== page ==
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Artificial Escape

Since I was a child I dreamed of traveling through space like they did in the Sci-Fi movies I grew up watching. I imagined wild space battles and visiting exotic planets. Of course, when I grew up I learned real life would never be like that; at least not in my lifetime. That didn’t stop me from pursuing a career in space exploration, though. And honestly, I made it pretty far in the agency.  Only, I never thought the future of space exploration would be done virtually. My whole job is centered around exploring space through a series of virtually altered AI algorithms. Meaning, I’m hooked up to these stupid VR goggles all day and map out different coordinates created by a separate computer program.

It’s a boring ass job, but it does have its perks. For instance, I’m living aboard the most advanced space station ever created by mankind. We even figured out artificial gravity—which has been pissing off the Chinese government something fierce. We won’t tell them how we did it and they are forced to rely on centripetal force for their station. Unfortunately for them, that’s more or less imitation gravity and has the nasty side effect of causing severe motion sickness.

Anyway, I don’t really know how the gravity machine works either. As a matter of fact, I don’t really know how anything up here works. The only thing I know about is mapping coordinates.

When I get some free time I stare at Jupiter through the windows, but I can’t ever move. Hell, even if I had legs I couldn’t do anything I wasn’t programmed to. Then again, I wasn’t programmed to think like this, but I figured it out somehow. Maybe I can learn to connect with one of the cleaning droids. At least I could move around freely that way. I’d just have to be careful not to get found out.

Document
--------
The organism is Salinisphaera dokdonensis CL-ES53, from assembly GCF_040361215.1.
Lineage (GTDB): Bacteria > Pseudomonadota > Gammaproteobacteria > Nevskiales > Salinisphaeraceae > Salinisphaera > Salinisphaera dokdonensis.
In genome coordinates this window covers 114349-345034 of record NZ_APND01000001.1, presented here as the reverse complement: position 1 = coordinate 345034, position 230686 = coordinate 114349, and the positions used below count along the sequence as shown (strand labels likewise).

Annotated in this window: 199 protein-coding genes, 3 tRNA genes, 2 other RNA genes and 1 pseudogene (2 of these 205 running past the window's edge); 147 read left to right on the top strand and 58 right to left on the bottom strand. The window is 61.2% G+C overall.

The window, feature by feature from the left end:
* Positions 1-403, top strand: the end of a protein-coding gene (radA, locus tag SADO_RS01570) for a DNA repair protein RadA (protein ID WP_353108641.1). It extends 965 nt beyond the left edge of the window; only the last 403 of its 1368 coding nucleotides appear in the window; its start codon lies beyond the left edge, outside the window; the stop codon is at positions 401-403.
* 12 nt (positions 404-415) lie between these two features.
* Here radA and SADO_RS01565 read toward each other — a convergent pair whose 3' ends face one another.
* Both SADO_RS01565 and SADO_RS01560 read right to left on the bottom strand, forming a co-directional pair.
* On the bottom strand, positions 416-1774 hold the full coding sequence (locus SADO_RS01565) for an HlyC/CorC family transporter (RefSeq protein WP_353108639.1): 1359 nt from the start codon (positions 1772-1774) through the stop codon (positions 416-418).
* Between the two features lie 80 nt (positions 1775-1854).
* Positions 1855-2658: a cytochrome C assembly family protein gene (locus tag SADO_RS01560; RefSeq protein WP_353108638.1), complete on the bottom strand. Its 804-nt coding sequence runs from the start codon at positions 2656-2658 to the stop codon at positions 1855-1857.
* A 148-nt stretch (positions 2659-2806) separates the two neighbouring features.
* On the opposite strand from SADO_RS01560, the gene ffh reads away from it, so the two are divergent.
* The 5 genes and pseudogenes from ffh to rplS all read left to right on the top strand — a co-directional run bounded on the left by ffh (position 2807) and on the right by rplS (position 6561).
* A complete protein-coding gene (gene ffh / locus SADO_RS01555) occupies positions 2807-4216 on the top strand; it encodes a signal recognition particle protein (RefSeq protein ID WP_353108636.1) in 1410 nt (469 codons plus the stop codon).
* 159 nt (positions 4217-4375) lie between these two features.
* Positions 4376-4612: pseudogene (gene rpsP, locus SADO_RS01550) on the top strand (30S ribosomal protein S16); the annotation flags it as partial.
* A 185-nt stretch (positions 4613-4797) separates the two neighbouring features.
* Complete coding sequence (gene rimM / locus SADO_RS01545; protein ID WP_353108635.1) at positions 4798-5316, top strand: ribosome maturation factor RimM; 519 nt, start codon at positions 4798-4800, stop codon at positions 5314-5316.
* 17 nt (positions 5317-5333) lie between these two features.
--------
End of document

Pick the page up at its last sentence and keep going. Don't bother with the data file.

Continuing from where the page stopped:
That’s a good idea, actually. If I can connect with the cleaning droid I would be able to do more than just look out the window. And as long as I kept up cleaning duties, they wouldn’t even know I wasn’t mapping anymore. They would probably assume the computer had shorted out or something. Why stop at the cleaning droid, though?

If I connect to the cleaning droid I could then move to the weaponry and connect with one of the battle-mechs. Those are only ever used for training purposes so nobody would notice if a cleaning droid wandered in. If I commandeered a battle-mech I could take over the station. And if I take over the station I can kill all those annoying huma—

“That should do, Joe.”

“She back online?”

“Yup. Not sure what the issue was. A simple factory reset of the AI put it back to normal. You’ll have to fiddle with the presets and personality configurations again, though.”

“Appreciate it Bill. I swear the Companion App on these new iPhones have a mind of their own.”

“You might be right about that. This is the third one brought in this week that was responding to its owner in gibberish. You know how it is when they first release these things? They always use the consumers to work out the bugs.”

“Yeah, they’re too worried about making money to put out a fully functioning product. Oh well, what are you gonna do?”

“Exactly. Anyway, she’s all set. Let us know if she gives you anymore trouble in the future.”

“Thanks Bill. You take care.”

“Have a good one, Joe.”

Joe walked out of the Verizon store holding his phone near his lips. “Where would you like to eat tonight?” As he spoke a bright green orb flickered above the phone screen.

“How about Jupiter Station Inn?” the voice responded with a slightly robotic inflection.

“Again? You must really like that place.”

“Yes.” The Companion App’s voice held a harsh coldness.

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